SEOUL — Secretary of Defense Robert Gates said Friday that the United States will keep its current level of 28,500 troops in South Korea, extending an agreement the presidents of the two countries made six months ago to pause a drawdown of U.S. troops on the peninsula.
Gates spoke to reporters Friday during a press briefing in Washington after the annual Security Consultative Meeting with South Korea’s minister of defense, Lee Sang-hee.
"Today, the United States reaffirmed its commitments to the Republic of Korea, including the extension of its nuclear umbrella," Gates said, adding that he had told Lee that morning that the U.S. would maintain its troop levels.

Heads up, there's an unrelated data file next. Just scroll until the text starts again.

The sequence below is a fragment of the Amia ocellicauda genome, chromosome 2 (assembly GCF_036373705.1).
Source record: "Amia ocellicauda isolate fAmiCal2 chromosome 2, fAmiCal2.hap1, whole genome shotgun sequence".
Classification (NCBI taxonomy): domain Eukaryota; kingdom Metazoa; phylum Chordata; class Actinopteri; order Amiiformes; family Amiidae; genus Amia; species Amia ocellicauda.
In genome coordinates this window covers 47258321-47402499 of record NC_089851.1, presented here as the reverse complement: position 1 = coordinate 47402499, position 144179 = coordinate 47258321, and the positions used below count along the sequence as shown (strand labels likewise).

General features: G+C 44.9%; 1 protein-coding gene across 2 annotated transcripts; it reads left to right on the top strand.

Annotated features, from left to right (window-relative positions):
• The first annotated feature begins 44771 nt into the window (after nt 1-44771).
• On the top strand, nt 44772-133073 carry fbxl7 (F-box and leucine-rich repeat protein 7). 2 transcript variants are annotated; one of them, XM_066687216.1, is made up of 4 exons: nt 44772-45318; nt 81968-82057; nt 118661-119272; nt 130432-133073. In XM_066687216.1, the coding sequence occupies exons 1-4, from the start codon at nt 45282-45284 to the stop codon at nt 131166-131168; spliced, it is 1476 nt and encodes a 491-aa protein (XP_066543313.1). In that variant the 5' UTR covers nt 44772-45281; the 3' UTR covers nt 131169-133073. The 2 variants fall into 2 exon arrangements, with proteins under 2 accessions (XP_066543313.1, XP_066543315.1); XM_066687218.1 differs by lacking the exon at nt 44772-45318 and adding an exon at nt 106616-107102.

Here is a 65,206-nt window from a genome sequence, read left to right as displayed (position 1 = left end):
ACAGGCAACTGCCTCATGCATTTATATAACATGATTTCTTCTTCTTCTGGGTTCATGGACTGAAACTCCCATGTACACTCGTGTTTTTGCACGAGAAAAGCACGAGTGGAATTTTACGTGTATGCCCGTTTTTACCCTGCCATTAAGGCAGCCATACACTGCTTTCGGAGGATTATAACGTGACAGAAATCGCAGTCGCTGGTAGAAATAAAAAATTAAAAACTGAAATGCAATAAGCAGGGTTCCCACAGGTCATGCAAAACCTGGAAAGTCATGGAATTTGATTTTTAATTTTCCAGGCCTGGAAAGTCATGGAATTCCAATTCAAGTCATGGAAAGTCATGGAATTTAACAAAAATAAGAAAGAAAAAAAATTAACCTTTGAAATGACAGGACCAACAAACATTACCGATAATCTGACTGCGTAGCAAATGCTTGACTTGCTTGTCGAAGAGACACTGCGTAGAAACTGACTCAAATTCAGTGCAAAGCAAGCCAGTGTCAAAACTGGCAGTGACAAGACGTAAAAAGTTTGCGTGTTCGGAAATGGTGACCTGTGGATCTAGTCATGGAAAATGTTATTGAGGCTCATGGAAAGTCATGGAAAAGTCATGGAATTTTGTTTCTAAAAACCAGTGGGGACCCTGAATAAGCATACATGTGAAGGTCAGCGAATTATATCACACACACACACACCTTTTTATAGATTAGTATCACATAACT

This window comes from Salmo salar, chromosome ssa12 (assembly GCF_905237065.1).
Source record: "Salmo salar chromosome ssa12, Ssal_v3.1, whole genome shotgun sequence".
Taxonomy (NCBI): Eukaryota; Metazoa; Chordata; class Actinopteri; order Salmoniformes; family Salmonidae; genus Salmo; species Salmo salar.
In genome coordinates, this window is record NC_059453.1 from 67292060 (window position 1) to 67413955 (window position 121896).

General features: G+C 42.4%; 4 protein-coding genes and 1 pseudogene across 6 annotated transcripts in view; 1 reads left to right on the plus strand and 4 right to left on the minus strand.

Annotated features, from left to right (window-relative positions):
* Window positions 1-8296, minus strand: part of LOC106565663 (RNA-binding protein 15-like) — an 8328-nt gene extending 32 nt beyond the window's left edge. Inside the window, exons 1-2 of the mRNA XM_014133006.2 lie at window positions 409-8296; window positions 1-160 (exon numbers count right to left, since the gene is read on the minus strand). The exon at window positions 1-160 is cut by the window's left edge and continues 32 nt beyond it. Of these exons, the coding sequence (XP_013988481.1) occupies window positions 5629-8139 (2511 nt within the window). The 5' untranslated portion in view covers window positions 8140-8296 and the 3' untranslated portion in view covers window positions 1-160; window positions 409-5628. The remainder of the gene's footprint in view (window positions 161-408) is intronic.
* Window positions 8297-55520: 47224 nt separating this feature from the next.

The U.S. agreed in April to temporarily halt the drawdown in its troop levels, which were scheduled to drop to a post-Korean War low of 25,000 by the end of the year.
The U.S. troop presence in South Korea reached a high of 326,863 in June 1953, about a month before an armistice was signed ending Korean War combat. The U.S. kept between 50,000 and 60,000 troops in South Korea during the 1950s and 1960s. That number had dropped to 38,500 by 2004, when the U.S. and South Korea agreed to the drawdown.
A U.S. Forces Korea spokesman said in May that details of the plan would be discussed at a future meeting of the U.S. secretary of defense and South Korea’s Minister of National Defense. The two ministers met in June in Seoul before a change-of-command ceremony for incoming USFK commander Gen. Walter Sharp.
Gates also said Friday that the two ministers did not discuss possible sales of the Global Hawk, an unmanned aerial vehicle, by the U.S. to South Korea, but the two ministers had a "very candid conversation" about sharing the costs of the U.S. military presence there. He did not elaborate on that conversation.